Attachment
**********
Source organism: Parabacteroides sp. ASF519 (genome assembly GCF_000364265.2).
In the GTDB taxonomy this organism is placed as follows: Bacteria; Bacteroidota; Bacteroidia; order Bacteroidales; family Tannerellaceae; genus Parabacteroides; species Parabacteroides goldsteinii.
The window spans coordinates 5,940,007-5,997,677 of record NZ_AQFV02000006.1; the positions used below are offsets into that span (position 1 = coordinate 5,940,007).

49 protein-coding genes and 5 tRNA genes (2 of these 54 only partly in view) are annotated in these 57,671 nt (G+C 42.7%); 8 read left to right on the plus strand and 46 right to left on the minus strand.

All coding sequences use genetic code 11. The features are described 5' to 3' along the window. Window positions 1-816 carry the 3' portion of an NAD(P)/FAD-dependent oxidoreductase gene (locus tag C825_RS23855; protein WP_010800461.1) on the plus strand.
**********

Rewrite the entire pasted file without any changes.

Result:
Source organism: Parabacteroides sp. ASF519 (genome assembly GCF_000364265.2).
In the GTDB taxonomy this organism is placed as follows: Bacteria; Bacteroidota; Bacteroidia; order Bacteroidales; family Tannerellaceae; genus Parabacteroides; species Parabacteroides goldsteinii.
The window spans coordinates 5,940,007-5,997,677 of record NZ_AQFV02000006.1; the positions used below are offsets into that span (position 1 = coordinate 5,940,007).

49 protein-coding genes and 5 tRNA genes (2 of these 54 only partly in view) are annotated in these 57,671 nt (G+C 42.7%); 8 read left to right on the plus strand and 46 right to left on the minus strand.

All coding sequences use genetic code 11. The features are described 5' to 3' along the window. Window positions 1-816 carry the 3' portion of an NAD(P)/FAD-dependent oxidoreductase gene (locus tag C825_RS23855; protein WP_010800461.1) on the plus strand.